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No funding prompts Regional TV to Oust NZ on Air


For Immediate Release

Regional Television Broadcasting Association of New Zealand

October 2, 2002

No funding prompts Regional TV to Oust NZ on Air programmes

From October 7, regional television stations throughout the country will cease broadcasting fully funded NZ on Air programmes for minority audiences.

Programmes such as Tangata Pasifika, Asia Downunder, Queer Nation and Inside Out are affected by the decision.

The move, supported by all regional television stations except Wellington TV, is the response to a recent announcement by NZ on Air that no funding will be forthcoming to support regional television programming.

Chairman of the RTB Association Jim Blackman says the continual refusal to support and help develop regional programming is both disappointing and contradictory to the Government's stated policy on broadcasting.

The Labour Party's 2002 broadcasting says:

While the TVNZ Charter places an obligation for the broadcasting of programmes of interest to all New Zealanders, including in the regions, it is important that this is supplemented by vigorous community television and radio broadcasts such as those provided by Access Radio and regional television stations. Labour will:

* Give priority to finding ways of supporting the growth of regional and community broadcasting.

* Support growth of regional television, including through support by NZ on Air.

* Support spectrum allocation for community broadcasters as new spectrum becomes available.

Mr Blackman says NZ on Air has repeatedly said it would consider funding regional television, yet has declined to do so.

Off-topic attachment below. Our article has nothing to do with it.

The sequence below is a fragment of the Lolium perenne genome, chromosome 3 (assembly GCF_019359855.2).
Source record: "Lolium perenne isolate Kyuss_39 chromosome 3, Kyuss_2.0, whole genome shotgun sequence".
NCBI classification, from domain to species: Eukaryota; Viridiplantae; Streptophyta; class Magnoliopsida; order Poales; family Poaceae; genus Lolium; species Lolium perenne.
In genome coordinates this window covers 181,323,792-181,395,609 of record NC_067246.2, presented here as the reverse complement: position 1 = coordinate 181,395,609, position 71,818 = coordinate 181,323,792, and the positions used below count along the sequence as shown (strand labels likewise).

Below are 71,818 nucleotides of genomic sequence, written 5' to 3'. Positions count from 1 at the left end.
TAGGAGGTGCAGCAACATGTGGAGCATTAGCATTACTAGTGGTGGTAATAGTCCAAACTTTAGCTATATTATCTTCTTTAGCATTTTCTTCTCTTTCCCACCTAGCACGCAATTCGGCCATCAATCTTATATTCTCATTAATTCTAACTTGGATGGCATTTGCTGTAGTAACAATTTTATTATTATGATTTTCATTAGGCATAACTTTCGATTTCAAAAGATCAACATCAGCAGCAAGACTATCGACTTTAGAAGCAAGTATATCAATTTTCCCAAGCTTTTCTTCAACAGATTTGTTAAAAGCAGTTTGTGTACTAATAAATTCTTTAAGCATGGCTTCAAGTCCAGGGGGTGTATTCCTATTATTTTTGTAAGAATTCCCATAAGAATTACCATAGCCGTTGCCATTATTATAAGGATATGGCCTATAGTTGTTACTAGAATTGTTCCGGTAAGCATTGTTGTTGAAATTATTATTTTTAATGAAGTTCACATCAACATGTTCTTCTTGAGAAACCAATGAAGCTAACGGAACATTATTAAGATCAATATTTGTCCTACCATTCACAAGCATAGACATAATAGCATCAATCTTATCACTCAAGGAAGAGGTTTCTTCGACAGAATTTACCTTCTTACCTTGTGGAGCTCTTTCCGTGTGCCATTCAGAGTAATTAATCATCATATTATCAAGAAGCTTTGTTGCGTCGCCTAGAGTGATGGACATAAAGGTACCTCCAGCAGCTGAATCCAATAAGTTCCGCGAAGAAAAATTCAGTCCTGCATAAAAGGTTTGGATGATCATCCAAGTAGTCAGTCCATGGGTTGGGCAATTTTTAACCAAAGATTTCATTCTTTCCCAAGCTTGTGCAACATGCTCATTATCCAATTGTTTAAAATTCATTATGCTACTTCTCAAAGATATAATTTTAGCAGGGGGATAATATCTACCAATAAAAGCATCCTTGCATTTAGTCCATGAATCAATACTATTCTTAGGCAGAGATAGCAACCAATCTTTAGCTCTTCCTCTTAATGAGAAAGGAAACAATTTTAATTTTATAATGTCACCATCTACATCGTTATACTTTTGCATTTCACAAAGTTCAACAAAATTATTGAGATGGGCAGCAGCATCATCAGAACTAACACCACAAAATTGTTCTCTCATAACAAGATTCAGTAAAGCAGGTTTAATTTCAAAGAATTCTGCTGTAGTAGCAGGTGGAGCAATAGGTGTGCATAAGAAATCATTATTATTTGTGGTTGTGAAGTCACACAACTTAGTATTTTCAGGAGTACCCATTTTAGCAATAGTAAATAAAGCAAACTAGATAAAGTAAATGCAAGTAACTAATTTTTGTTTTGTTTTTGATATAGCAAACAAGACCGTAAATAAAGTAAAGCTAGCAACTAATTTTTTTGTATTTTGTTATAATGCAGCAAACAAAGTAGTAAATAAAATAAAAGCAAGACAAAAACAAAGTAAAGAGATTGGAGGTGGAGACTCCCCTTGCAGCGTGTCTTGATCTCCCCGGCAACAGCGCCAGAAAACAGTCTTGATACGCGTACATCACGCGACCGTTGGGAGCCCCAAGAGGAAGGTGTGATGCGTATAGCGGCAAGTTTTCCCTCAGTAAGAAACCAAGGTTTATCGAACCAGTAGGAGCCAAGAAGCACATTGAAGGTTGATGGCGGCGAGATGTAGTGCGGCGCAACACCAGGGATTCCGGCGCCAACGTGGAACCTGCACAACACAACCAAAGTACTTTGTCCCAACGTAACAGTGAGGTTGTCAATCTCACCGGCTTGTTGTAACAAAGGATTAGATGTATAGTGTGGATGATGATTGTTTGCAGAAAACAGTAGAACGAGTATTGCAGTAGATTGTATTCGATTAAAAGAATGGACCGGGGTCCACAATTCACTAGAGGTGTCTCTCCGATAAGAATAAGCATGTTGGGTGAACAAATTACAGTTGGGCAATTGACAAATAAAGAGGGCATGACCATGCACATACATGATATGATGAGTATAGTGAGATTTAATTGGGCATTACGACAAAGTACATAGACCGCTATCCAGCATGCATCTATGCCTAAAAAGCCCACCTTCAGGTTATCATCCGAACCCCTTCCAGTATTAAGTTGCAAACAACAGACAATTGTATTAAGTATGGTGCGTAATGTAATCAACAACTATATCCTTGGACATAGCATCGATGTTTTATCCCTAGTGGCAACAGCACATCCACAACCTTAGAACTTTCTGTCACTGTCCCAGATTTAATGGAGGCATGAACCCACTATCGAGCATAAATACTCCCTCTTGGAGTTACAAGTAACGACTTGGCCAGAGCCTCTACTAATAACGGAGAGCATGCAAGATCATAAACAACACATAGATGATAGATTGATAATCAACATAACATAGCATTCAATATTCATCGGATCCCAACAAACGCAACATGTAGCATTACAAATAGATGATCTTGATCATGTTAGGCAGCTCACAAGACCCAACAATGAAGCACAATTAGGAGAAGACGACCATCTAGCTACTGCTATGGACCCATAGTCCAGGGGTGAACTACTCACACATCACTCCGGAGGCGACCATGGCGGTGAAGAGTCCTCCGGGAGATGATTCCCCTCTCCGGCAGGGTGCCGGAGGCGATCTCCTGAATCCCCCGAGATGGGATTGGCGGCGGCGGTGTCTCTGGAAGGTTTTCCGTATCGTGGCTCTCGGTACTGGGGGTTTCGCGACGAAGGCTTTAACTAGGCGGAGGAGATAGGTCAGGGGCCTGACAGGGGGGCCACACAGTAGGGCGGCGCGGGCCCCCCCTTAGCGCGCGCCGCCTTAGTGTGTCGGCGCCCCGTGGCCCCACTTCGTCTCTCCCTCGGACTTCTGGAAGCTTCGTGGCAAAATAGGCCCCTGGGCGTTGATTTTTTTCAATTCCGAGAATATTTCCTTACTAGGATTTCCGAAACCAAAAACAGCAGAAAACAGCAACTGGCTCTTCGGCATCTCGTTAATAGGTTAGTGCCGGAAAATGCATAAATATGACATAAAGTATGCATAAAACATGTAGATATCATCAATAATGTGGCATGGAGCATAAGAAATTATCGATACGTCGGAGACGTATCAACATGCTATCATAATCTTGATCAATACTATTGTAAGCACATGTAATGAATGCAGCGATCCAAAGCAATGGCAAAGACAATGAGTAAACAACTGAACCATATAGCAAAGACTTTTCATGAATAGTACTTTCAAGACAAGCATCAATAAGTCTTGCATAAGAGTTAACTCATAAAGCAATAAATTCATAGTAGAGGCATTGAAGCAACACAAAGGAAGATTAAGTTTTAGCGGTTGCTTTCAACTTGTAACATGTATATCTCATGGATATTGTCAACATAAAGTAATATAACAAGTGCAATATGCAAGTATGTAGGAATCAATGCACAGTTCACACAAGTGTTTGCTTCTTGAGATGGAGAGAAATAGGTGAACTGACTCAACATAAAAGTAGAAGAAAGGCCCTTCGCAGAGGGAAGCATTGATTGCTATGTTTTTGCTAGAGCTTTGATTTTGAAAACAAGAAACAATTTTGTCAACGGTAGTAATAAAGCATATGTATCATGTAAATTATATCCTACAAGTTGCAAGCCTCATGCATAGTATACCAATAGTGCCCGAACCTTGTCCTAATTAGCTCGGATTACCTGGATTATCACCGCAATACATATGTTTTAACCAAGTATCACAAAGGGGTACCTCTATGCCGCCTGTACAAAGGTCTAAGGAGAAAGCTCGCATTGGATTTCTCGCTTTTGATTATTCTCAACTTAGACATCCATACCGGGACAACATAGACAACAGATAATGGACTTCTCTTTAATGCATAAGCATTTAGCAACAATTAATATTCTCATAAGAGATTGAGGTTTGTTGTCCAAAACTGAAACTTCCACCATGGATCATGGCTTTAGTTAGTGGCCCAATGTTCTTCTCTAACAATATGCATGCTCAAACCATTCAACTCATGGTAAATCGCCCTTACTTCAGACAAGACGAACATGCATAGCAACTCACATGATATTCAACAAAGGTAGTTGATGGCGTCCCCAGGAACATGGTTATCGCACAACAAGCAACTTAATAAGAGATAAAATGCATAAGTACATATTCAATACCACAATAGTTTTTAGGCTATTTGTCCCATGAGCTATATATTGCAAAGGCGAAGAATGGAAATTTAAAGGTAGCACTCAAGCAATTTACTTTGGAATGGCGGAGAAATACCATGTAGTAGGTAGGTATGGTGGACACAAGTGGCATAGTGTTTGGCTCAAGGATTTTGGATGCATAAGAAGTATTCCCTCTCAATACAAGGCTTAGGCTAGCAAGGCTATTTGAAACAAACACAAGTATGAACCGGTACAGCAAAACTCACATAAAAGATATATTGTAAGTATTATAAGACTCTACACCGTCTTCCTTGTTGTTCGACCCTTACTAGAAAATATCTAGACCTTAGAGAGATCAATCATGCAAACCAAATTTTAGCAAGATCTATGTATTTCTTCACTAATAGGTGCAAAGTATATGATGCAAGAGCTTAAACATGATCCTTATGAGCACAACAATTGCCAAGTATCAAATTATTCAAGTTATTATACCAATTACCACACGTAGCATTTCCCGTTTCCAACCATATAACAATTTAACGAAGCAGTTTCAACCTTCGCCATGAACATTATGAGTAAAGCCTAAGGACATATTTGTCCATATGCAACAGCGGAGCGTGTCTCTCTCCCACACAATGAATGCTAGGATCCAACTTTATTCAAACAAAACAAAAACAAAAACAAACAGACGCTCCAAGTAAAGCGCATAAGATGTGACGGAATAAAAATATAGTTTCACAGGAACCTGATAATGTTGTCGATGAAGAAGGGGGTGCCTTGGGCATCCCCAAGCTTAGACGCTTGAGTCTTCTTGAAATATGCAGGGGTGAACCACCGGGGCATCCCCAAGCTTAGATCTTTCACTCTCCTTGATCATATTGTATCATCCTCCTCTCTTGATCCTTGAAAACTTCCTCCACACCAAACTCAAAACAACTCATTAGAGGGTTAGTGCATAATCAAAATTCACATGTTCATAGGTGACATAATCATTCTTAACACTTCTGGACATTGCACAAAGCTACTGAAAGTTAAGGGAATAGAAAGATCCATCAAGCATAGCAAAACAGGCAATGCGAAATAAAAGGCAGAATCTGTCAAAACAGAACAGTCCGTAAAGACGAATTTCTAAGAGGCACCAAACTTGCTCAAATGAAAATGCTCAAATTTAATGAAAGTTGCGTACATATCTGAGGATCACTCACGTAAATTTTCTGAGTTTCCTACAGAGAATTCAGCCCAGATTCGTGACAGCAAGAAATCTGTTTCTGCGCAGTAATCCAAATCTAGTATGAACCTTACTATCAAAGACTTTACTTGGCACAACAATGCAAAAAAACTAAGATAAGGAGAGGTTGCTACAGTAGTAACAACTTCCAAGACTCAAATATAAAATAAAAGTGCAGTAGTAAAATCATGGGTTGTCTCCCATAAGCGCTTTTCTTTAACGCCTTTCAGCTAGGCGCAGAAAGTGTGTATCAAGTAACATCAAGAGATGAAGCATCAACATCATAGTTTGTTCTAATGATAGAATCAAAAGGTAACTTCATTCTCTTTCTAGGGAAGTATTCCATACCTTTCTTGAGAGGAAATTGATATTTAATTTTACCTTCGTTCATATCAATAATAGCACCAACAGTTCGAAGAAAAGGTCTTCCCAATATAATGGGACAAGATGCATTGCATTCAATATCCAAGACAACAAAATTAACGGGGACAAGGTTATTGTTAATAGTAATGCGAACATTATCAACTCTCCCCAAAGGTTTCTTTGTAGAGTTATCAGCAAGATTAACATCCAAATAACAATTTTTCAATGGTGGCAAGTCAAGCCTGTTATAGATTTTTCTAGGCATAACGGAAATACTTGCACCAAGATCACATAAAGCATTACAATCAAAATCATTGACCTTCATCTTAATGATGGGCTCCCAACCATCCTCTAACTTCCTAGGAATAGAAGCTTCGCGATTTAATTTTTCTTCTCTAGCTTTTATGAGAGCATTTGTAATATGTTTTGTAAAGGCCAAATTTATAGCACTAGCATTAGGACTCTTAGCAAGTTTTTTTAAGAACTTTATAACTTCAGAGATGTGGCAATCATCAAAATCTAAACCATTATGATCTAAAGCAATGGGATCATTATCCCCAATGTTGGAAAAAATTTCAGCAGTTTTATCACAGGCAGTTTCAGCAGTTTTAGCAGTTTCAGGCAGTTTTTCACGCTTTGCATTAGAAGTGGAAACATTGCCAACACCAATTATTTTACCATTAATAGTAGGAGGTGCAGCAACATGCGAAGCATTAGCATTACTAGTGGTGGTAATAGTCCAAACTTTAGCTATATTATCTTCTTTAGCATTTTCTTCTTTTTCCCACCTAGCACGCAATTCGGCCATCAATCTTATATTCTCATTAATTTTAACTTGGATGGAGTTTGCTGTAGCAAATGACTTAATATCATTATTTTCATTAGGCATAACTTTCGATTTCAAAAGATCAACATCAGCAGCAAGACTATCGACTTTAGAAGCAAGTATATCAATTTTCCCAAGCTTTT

Mr Blackman, who is also Chief Executive Officer of Auckland's regional station Triangle Television, says a minimal amount of support from NZ on Air would have enabled regional stations to maintain their existing programme schedules including the fully funded programmes while allowing them to embark on new fields of programme activity including local news.

"It needs to be remembered that the cost of production of programming for regional broadcast is very substantially lower than that for mainstream television. A little goes a long way."

Without the support from NZ on Air nearly all members felt they could no longer afford to re-broadcast the fully funded minority programmes.

The stations now needed to concentrate on commercial programming that attracted a wider audience and therefore more advertising dollars. The cost of re-broadcasting NZ on Air's special programmes has in the past been met in full by the individual stations but the very nature of the programmes makes them difficult to secure commercial support in the form of sponsorship or subsidy to help cover costs.

"Given NZ on Air's ongoing dialogue with the RTB and the Government's unsubstantiated policy of supporting regional television, it's disappointing that they're reneging on stated policy just three month's into office."

Mr Blackman says NZ on Air's own research found that almost without exception the times at which minority programmes screened on the major networks posed problems for target audiences.

"Here was an ideal opportunity to ensure that these were available to a wider audience and at a more viewable time. Our members simply can't afford to subsidise NZ on Air any longer."

Regional television stations screen a mix of regional programming along with international news and information programmes. In the past year they have screened nearly 5000 hours of first run locally made programming, none of which was funded by NZ on Air, and over 13,000 hours of repeated New Zealand programming.

The RTB has advised programme producers of its decision and has told NZ on Air that its members will continue to work with NZ on Air in an effort to find meaningful co-operation.

The stations will screen explanations to viewers as to why they will no longer be seeing specific programmes and inviting them to write to the Minister of Broadcasting addressing their concerns about lack of support for regional television.

For further information please phone Gail King on 021 412 964.

© Scoop Media

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